If you ever travel to County Kerry in the South-West of Ireland, and you have a little time to spare, you may hear the story of the Blasket Islanders. No one lives permanently on these islands anymore, the last residents were taken off in 1953 and resettled on the mainland. They were farmers and fishermen, spoke Gaelic, and are remembered in several well known works of literature written in that language. The Blasket Islands (Na Blascaodaí in Irish) lie just off the Dingle Peninsula and can be seen clearly from the mainland, unless one of the frequent weather changes brings an impenetrable mist – as it did on the day we stood on Slea Head (Irish: Ceann Sléibhe) and gazed into white nothingness.
The Blasket Centre, a few minutes further along the road, is worth calling into. You can leave the twenty first century behind for a while as you are introduced to the life and times of the islanders.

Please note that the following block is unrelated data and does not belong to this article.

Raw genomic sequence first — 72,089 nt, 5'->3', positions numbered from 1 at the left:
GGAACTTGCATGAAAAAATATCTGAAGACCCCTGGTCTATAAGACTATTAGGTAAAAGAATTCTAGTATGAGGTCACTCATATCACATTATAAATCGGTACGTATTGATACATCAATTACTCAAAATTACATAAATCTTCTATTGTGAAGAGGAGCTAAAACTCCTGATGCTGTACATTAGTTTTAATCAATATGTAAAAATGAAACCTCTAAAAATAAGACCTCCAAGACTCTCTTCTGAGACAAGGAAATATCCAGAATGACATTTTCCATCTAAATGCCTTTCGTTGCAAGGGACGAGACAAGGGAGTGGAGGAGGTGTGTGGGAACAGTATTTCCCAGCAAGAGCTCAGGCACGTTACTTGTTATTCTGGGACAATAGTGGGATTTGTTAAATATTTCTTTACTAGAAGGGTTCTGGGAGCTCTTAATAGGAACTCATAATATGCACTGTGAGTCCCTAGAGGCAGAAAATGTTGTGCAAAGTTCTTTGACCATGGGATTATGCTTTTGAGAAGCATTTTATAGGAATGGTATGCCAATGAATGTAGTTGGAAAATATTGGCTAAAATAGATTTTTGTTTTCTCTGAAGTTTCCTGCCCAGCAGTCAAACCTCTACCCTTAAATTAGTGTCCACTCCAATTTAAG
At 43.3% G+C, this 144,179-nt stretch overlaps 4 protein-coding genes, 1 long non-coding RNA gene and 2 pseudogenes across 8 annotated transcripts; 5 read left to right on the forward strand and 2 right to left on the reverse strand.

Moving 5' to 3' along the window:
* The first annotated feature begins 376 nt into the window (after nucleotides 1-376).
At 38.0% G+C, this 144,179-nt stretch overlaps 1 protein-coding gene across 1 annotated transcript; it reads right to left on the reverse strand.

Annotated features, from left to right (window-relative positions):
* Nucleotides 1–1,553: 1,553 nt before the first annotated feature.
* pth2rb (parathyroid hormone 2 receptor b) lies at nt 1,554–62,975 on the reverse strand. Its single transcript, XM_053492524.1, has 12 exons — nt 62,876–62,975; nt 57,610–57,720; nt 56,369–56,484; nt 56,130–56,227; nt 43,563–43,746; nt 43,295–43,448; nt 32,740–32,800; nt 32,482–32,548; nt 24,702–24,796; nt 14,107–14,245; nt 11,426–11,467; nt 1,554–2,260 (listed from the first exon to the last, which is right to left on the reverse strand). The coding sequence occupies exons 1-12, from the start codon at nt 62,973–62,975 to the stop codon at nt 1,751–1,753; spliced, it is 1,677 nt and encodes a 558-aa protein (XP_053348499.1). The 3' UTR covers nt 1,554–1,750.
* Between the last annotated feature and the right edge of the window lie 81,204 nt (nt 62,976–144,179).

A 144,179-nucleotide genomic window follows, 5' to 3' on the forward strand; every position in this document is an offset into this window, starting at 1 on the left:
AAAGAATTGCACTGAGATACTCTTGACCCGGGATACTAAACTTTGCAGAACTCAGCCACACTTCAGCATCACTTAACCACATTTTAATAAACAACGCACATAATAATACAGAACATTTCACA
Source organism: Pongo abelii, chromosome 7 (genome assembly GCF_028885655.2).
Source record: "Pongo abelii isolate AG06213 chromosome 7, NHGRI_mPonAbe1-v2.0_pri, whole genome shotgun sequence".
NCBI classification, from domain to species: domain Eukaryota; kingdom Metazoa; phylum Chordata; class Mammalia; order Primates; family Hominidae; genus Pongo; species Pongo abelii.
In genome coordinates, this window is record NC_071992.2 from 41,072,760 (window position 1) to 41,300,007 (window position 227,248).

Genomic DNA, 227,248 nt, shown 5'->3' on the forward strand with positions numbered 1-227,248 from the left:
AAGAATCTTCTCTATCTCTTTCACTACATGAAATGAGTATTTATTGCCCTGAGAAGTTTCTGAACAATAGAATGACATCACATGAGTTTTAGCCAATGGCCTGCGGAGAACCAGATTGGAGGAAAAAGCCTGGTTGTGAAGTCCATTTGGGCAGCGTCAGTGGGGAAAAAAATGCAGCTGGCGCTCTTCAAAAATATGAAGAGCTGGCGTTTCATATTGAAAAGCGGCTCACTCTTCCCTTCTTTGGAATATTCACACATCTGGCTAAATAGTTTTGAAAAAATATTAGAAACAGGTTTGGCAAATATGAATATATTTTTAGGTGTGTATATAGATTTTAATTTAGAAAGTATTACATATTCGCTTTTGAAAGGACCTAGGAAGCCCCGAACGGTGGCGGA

One old fisherman’s wisdom hung on the wall, and reading it I was skewered by its message:
I couldn’t help wondering how different it is from the way we approach life. I glimpsed the harmony he had experienced with his life and his calling. I couldn’t help contrasting that harmony with the lack of it in our own culture.
I forget whose quote it is but someone significant once said that in our contemporary western culture “we live as though we will never encounter death, and when death comes we die as though we had never lived”. That old fisherman knew something we don’t.
Time to reflect over an Irish whiskey perhaps.